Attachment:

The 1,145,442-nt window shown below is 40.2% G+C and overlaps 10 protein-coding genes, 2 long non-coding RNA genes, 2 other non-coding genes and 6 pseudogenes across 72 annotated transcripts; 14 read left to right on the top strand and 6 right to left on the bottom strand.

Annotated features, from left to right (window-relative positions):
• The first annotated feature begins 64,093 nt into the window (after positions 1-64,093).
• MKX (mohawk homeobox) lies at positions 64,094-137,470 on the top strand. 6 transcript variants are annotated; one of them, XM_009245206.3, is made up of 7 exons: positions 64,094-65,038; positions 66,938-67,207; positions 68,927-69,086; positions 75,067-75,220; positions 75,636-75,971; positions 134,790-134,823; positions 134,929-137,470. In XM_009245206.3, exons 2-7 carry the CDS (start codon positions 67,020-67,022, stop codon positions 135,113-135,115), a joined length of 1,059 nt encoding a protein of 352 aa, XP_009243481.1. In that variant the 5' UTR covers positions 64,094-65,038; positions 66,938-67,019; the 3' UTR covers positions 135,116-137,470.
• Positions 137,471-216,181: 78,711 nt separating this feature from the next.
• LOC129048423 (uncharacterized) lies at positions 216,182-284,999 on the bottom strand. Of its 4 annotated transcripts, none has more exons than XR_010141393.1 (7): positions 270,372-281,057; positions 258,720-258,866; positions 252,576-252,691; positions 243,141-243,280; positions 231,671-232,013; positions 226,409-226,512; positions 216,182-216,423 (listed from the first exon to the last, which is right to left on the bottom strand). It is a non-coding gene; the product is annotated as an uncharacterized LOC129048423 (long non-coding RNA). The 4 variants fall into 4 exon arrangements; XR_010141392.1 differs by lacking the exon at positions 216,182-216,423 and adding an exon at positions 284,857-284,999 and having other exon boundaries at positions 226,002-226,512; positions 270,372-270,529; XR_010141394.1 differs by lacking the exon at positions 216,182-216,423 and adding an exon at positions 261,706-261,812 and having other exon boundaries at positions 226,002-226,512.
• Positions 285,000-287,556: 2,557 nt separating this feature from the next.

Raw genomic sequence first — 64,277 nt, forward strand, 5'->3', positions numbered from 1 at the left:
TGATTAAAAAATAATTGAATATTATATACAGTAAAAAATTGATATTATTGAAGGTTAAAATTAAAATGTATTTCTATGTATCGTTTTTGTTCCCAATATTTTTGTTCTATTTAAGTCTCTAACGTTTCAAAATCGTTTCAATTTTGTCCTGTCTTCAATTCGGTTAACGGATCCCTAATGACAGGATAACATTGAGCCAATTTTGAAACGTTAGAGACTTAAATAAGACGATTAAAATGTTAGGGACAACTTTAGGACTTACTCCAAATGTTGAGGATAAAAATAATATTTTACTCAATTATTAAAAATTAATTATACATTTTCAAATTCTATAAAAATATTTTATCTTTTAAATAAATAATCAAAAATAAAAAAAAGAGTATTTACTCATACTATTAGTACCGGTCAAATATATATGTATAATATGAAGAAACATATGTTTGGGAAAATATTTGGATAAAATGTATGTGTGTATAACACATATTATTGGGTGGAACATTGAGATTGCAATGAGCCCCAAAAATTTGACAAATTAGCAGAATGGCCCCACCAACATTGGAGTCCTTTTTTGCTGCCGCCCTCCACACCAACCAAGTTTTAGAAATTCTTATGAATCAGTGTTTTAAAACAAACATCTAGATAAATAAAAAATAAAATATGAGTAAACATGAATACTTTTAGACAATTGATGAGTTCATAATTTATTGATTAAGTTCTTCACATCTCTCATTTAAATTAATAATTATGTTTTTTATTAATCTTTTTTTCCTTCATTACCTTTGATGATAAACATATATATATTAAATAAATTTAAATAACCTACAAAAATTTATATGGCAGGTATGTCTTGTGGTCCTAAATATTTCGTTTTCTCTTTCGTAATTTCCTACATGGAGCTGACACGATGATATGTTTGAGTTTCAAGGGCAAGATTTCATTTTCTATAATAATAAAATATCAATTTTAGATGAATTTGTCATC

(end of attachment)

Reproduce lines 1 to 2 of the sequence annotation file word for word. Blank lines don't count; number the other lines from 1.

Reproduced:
The 1,145,442-nt window shown below is 40.2% G+C and overlaps 10 protein-coding genes, 2 long non-coding RNA genes, 2 other non-coding genes and 6 pseudogenes across 72 annotated transcripts; 14 read left to right on the top strand and 6 right to left on the bottom strand.

Annotated features, from left to right (window-relative positions):